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So, what do you think? Will these walls help? Can graffiti, which at its core an illicit act, be something we can embrace and work for the benefit of community?

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  • Meems

    The phrase “bomb enough buildings to get good at your craft”. Not very pleasant imagery, do you think?

  • JigglyBits

    “Bomb” is a part of the graffiti lexicon. There are headlines about kids bombing the Brooklyn Bridge. Marc Ecko has a list about sending Swag Bombs. There is a book called “Bomb the Suburbs”.

    I don’t think you are being a jerk. Just closed minded.

  • Meems

    The average reader won’t know that. I’m an artist, an art school grad, and I’ve never heard it, surprisingly enough. That’s why I pointed it out. :

  • JigglyBits

    I’m an internet user. I have google. I’m 4.

  • Meems

    So, you’re dumb enough to google the phrase “bomb buildings”, instead of assuming it to be a writer, I don’t know, being creative and thinking of interesting ways to write an article? Oh I forgot, this is Orlando Weekly. I shouldn’t have to google a phrase while reading an article, to make sure it is some slang talk and not a writer being creative. I guess I should always assume it is slang when reading OW.

  • JigglyBits

    Do you realize how incredibly awful you look yelling at a 4 year old?

    If the author used a word like cuntescending when talking about you, I could take some context clues, much like I did with the bomb reference. However, I don’t have a stick shoved up my ass that prevents me from learning further. So, usually, when I read something that causes some sort of emotion (like this article did to you) I dive a bit deeper.

    Even at the tender age of 4, I know that a word, or group of words, shouldn’t been enough to scrunch up my panties and shove them tightly up between my cheeks.

    I am also a bit of an etymology geek, so, if I see a turn of a phrase that shocks, amuses, or wows me, I look it up.

    Gosh, that bring back memories. A couple of years ago when I first started preschool, Ms. Mulligan (she had some great teeters) answer our questions with “Well, did you look it up?” She wanted us to embrace the technological wonder that is the internet. She wanted us to learn for ourselves. And then she wanted us to share the information. She abhorred knowledge hoarders.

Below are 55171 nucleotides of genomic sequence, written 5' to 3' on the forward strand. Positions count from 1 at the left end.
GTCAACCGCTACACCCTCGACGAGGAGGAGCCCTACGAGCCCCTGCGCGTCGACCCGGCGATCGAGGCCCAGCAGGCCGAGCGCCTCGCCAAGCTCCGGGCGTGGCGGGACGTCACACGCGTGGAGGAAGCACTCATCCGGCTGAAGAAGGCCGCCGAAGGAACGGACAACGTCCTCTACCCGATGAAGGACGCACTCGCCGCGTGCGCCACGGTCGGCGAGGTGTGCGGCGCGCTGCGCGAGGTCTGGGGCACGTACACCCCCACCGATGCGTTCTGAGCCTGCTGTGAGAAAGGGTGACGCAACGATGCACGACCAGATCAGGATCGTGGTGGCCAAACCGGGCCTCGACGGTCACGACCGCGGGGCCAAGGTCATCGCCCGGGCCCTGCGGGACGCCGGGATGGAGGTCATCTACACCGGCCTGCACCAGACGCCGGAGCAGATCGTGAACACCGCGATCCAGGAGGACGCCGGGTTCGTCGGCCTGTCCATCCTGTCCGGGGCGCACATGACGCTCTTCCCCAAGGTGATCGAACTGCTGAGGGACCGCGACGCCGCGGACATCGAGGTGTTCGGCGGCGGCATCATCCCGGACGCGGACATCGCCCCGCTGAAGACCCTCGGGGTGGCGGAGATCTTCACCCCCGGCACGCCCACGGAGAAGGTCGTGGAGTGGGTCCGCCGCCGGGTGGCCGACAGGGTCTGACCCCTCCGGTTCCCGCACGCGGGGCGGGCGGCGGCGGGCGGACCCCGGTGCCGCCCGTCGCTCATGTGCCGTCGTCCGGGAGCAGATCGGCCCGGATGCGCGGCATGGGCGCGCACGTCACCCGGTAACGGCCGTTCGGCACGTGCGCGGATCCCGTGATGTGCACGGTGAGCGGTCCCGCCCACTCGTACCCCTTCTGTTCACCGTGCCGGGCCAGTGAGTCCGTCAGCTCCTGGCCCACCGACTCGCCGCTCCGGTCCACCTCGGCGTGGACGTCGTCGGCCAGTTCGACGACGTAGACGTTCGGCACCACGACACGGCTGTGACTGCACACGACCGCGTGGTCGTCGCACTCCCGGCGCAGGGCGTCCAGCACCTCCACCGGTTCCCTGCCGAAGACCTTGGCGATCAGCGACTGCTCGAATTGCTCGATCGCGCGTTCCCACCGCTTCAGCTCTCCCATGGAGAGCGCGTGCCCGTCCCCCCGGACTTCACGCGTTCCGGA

What was I saying? Oh, yeah. When I see a phrase that is a little out of the ordinary, I look it up and usually end up in a rabbit hole of a bunch of new information. Being 4, I am in my prime learning zone.

    I think you are upset because, first, you were sooooooo shocked by a turn of a phrase, and someone pointed out that it was a little silly to be that shocked. Then, someone pointed out that you were closed minded. For an “artist” being closed minded is probably worst than being called a Nazi. I mean, any one can paint, right, but … wait… I’ll stop before making the connection between you and Hiltler. That would be something a 3 year old would do and I am way too mature for that.

  • Meems

    If this article was written to convince people who don’t need convincing, then using language like that with no explanation would be acceptable. If the writer is catering to his audience, what is the point? The title posed a question, why pose a question like this to the average OW reader, who is going to agree that art needs more representation in Florida? We need to be pulling people in who normally WOULDN’T read this, and would disagree, to convince them otherwise. The article is persuasive, it posed a question that was obviously rhetoric to the normal reader base, and even related a sentimental story of the writer’s own experiences. It could have easily been written to both pander to the regular audience, but bring in who we want to see it… THAT is why I stopped reading. Explain the language, because contextually, it is very strong, and the people who shut out art, they read it that way. You’re too busy looking at it with your own point of view, and not those of the readers we want… which is kind of important to do. Since you’re being a cunt, though, and since my first reply to you, you have been a cunt, I will let you go fingerpaint, because we could have had a conversation if you weren’t too busy acting like a 4 year old and name-calling. What are you, 20?

  • sean

    I highly doubt the walls will help. People that go out and bomb do it for the thrill. Its an adrenalin rush. Bombing on its own is its own craft. Nothing like legally painting a wall. This is a war against people trying to get up and get recognized. Tax payers pay to have the city come and buff the stuff out. For what? The same person or persons will cone right back and throw something else up. Its a freedom of expression. To these writers, a legal wall just takes the fun out of it. Then you gotta worry about all the people that will want to do it. Its a limited space. Peoples work getting dissed and just starting problems. Graffiti is going to be around forever. No matter how many times the stuff gets buffed or how harsh the punishment gets. Right now its pretty much about territory and crews beefing with each other. It will always be that way. So what’s the solution? No one knows, because the bombers will always be out bombing wile you’re sleeping regardless of what other people say.